Meet Jennifer, a documentary filmmaker with a vivid fantasy life and a floundering career. Jennifer wants to find Ms. Right
but first she must navigate the rules of lesbian life, most of which she learns the hard way. Fortunately, her friends are there to help: Sam, a sexy commitment phobe who flips women faster than real estate; Chris and Kris, a lesbian couple expanding both their pet accessory business and their family; and Crutch, a young musician who wants to be taken seriously but still has some growing up to do. Surviving singlehood, couplehood and each other has never looked quite like this.
Six half-hour episodes of Exes and Ohs
fly right by in this clever show's first season. Directed by Lee Friedlander, Exes and Ohs
humor is a careful blend of satire and sincerity, as mini-dramas in each saga mock elucidate the do's and don'ts of lesbian social and romantic codes. Each of the characters, based on clichéd "lesbian types," explode the clichés as the characters become rounder. The episodes are "hosted" by documentary filmmaker, Jennifer (Michelle Paradise), who periodically breaks out of character to describe the "rules" of lesbianism, as she learns them. Her best friend and former lover, Sam (Marnie Alton), is a free-spirited, sexy bombshell that provides a foil to Jennifer's tendencies to over-think creative work and relationships. The main story concerns Jennifer's traumatic breakup with Sienna (Darby Stanchfield), and Sam's efforts to get Jennifer dating again. Their network of friends, always gathering at the Beever Café, include Kris (Angela Featherstone) and Chris (Megan Cavanaugh), women in matching outfits who run a pet supply and adoption company who yearn for real motherhood, and Crutch (Heather Matarazzo), the budding Ani DiFranco wannabe.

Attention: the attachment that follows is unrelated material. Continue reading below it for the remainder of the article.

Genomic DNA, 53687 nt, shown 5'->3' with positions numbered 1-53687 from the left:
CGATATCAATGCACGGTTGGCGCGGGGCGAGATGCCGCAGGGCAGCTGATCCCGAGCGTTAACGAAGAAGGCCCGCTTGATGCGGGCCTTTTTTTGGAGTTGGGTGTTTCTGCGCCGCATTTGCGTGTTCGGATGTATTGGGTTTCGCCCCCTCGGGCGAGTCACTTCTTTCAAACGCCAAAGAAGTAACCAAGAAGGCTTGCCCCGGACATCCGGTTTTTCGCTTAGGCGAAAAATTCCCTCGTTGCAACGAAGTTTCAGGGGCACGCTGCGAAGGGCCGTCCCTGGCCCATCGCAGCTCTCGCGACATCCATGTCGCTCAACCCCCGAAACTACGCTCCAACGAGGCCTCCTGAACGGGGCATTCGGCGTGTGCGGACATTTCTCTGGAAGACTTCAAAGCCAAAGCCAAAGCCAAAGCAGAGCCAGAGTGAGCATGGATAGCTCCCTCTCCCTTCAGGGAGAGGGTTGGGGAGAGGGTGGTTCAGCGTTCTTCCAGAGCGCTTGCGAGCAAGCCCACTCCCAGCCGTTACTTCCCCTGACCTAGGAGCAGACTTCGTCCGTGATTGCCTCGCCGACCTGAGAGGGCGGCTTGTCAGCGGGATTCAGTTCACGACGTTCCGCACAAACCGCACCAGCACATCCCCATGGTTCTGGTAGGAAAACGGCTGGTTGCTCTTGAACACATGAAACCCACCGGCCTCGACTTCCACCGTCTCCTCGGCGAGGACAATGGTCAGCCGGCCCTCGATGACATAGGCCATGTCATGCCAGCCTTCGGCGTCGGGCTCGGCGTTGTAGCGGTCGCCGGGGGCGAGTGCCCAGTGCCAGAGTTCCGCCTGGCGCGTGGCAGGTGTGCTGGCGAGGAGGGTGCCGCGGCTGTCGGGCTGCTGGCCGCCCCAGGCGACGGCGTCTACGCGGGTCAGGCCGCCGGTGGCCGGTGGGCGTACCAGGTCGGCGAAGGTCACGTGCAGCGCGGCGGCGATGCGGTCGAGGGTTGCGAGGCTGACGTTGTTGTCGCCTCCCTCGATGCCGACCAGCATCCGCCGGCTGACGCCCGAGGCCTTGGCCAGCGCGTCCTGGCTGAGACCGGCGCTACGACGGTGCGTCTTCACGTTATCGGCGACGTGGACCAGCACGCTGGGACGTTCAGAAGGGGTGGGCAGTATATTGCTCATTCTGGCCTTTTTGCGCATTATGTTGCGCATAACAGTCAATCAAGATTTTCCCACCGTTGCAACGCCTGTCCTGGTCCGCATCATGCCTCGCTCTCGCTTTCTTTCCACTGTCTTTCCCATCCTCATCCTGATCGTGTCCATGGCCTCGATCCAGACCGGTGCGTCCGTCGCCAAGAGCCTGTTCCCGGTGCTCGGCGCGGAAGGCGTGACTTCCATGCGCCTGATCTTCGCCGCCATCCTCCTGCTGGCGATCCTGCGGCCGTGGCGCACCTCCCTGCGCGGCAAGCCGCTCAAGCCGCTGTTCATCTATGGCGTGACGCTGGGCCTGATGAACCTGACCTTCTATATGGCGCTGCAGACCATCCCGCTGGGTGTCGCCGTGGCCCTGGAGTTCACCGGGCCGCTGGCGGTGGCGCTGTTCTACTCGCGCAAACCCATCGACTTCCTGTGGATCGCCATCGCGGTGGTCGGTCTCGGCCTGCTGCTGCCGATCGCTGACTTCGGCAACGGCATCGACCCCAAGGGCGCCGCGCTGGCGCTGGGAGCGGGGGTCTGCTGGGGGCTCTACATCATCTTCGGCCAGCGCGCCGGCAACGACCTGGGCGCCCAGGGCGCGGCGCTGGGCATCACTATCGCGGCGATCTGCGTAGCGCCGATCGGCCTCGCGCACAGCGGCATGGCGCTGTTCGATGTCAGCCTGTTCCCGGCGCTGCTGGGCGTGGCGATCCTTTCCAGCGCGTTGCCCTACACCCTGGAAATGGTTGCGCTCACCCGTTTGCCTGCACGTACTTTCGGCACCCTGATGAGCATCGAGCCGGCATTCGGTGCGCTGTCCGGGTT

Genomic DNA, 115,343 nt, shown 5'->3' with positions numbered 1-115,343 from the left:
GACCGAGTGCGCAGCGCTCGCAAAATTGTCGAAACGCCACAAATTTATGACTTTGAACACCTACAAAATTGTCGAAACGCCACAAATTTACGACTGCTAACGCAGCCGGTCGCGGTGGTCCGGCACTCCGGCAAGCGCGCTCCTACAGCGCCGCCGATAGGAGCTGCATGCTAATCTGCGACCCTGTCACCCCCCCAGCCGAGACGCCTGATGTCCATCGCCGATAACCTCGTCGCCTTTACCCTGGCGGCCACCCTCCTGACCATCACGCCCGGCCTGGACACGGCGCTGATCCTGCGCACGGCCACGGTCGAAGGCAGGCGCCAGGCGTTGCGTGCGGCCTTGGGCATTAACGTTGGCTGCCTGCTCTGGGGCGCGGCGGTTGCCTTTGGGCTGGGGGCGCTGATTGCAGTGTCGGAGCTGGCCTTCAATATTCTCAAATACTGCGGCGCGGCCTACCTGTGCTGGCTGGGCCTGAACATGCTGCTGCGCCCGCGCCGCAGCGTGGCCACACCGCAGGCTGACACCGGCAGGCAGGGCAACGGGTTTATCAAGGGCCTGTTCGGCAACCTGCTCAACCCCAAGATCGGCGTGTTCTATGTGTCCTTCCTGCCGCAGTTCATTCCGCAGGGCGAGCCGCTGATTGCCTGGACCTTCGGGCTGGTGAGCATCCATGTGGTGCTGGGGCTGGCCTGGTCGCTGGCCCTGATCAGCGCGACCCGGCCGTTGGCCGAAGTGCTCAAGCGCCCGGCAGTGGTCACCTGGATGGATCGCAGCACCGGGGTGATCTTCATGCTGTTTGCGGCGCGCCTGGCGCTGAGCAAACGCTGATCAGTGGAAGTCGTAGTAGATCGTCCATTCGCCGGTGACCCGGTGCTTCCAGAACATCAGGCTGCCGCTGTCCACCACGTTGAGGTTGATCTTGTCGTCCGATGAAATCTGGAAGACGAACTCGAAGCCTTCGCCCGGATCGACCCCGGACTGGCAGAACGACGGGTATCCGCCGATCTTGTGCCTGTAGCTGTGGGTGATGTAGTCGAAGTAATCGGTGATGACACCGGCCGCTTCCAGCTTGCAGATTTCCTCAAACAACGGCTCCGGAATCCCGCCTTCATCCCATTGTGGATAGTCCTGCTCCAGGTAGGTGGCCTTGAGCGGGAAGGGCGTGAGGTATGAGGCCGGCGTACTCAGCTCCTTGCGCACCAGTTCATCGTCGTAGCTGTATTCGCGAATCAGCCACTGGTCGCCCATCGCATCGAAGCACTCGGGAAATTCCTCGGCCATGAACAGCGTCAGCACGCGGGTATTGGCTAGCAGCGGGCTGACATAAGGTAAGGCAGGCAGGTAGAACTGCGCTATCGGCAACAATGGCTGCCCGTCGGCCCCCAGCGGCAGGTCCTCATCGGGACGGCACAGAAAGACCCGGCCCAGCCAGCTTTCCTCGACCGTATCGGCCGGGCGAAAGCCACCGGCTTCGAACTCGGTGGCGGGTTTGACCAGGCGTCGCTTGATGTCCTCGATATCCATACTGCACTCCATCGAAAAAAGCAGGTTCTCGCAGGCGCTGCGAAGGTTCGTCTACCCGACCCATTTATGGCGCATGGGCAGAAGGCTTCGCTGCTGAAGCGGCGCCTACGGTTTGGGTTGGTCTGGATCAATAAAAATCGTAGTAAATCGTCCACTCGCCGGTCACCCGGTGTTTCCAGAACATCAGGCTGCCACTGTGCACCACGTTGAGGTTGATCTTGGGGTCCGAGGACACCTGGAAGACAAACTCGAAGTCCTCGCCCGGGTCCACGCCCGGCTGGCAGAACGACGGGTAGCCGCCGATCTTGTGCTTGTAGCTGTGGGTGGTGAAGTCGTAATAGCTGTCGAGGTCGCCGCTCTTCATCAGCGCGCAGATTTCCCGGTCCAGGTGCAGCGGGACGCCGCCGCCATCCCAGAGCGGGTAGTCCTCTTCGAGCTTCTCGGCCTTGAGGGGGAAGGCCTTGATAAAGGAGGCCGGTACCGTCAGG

Subtle teasing happens to show these womens' acute awareness of the clichés surrounding them. To start, in "There Must Be Rules," Sienna has left Jennifer for their couple's therapist. Instead of chiding Sienna for this, Jennifer claims she is destined to become the new couples' best friend, because lesbian exes are above anger and jealousy. In "Cutthroat," Jennifer and Sam feud over a hot billiards player at the local bar, while Crutch gets a new guitar and writes Indigo Girls rip-off tunes to everyone's chagrin. In "Pole Dancing and Other Forms of Therapy," Jennifer discovers therapeutic stress relief in a pole-dancing self-help workshop. Later episodes tackle deeper issues, so that by "What Goes Around," Sam and Jennifer grapple with commitment avoidance, Kris and Chris consider how to get pregnant, and Crutch graduates to role-model status in her community. Since some scenes get overly psychological and borderline corny, it is refreshing to have Sam constantly reminding her lady friends that sometimes women need to stop with the sensitive analysis to "just get laid." Maybe the second season will have more spicy romance.--Trinie Dalton